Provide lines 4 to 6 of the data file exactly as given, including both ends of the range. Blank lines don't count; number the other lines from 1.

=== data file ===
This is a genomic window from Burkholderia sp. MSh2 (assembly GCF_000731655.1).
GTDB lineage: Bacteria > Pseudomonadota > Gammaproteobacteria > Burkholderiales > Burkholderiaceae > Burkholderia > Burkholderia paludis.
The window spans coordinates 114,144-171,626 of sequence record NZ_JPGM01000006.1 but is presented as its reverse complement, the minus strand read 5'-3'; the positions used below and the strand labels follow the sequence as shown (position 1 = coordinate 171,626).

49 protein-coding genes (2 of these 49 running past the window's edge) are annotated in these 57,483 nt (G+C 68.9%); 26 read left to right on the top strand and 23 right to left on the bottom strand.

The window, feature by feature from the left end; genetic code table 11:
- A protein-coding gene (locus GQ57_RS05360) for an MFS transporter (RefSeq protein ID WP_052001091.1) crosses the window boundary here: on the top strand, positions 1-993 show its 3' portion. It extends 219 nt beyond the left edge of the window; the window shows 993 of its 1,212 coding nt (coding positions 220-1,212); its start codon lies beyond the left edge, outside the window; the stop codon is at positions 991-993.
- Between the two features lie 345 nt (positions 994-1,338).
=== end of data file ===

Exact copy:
49 protein-coding genes (2 of these 49 running past the window's edge) are annotated in these 57,483 nt (G+C 68.9%); 26 read left to right on the top strand and 23 right to left on the bottom strand.

The window, feature by feature from the left end; genetic code table 11:
- A protein-coding gene (locus GQ57_RS05360) for an MFS transporter (RefSeq protein ID WP_052001091.1) crosses the window boundary here: on the top strand, positions 1-993 show its 3' portion. It extends 219 nt beyond the left edge of the window; the window shows 993 of its 1,212 coding nt (coding positions 220-1,212); its start codon lies beyond the left edge, outside the window; the stop codon is at positions 991-993.